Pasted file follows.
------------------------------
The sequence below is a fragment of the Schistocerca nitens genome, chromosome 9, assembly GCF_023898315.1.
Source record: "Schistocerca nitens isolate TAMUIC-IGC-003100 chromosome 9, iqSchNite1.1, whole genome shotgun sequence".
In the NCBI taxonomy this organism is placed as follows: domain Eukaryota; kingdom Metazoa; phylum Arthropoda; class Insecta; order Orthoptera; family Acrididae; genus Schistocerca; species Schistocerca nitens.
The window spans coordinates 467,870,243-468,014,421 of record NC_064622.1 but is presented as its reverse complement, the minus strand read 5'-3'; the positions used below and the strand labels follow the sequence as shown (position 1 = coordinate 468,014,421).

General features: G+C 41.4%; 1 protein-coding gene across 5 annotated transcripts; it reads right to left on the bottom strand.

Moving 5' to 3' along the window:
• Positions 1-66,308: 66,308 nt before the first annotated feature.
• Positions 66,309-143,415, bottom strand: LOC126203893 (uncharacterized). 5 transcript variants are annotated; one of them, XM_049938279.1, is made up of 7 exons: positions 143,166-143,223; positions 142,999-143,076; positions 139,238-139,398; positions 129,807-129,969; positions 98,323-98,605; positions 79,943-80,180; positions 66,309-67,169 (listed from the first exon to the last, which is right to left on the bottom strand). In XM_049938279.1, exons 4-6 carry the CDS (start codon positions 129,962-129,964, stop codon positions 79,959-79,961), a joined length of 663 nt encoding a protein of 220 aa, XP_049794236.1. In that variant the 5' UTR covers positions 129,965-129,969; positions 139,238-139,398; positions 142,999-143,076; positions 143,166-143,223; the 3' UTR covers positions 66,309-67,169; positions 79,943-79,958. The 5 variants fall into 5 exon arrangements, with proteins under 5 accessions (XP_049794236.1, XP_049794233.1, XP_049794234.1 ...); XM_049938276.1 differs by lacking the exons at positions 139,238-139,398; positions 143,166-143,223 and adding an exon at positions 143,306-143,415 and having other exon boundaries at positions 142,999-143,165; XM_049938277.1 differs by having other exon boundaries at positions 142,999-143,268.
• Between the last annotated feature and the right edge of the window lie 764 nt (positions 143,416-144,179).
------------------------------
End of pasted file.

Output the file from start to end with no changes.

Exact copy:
The sequence below is a fragment of the Schistocerca nitens genome, chromosome 9, assembly GCF_023898315.1.
Source record: "Schistocerca nitens isolate TAMUIC-IGC-003100 chromosome 9, iqSchNite1.1, whole genome shotgun sequence".
In the NCBI taxonomy this organism is placed as follows: domain Eukaryota; kingdom Metazoa; phylum Arthropoda; class Insecta; order Orthoptera; family Acrididae; genus Schistocerca; species Schistocerca nitens.
The window spans coordinates 467,870,243-468,014,421 of record NC_064622.1 but is presented as its reverse complement, the minus strand read 5'-3'; the positions used below and the strand labels follow the sequence as shown (position 1 = coordinate 468,014,421).

General features: G+C 41.4%; 1 protein-coding gene across 5 annotated transcripts; it reads right to left on the bottom strand.

Moving 5' to 3' along the window:
• Positions 1-66,308: 66,308 nt before the first annotated feature.
• Positions 66,309-143,415, bottom strand: LOC126203893 (uncharacterized). 5 transcript variants are annotated; one of them, XM_049938279.1, is made up of 7 exons: positions 143,166-143,223; positions 142,999-143,076; positions 139,238-139,398; positions 129,807-129,969; positions 98,323-98,605; positions 79,943-80,180; positions 66,309-67,169 (listed from the first exon to the last, which is right to left on the bottom strand). In XM_049938279.1, exons 4-6 carry the CDS (start codon positions 129,962-129,964, stop codon positions 79,959-79,961), a joined length of 663 nt encoding a protein of 220 aa, XP_049794236.1. In that variant the 5' UTR covers positions 129,965-129,969; positions 139,238-139,398; positions 142,999-143,076; positions 143,166-143,223; the 3' UTR covers positions 66,309-67,169; positions 79,943-79,958. The 5 variants fall into 5 exon arrangements, with proteins under 5 accessions (XP_049794236.1, XP_049794233.1, XP_049794234.1 ...); XM_049938276.1 differs by lacking the exons at positions 139,238-139,398; positions 143,166-143,223 and adding an exon at positions 143,306-143,415 and having other exon boundaries at positions 142,999-143,165; XM_049938277.1 differs by having other exon boundaries at positions 142,999-143,268.
• Between the last annotated feature and the right edge of the window lie 764 nt (positions 143,416-144,179).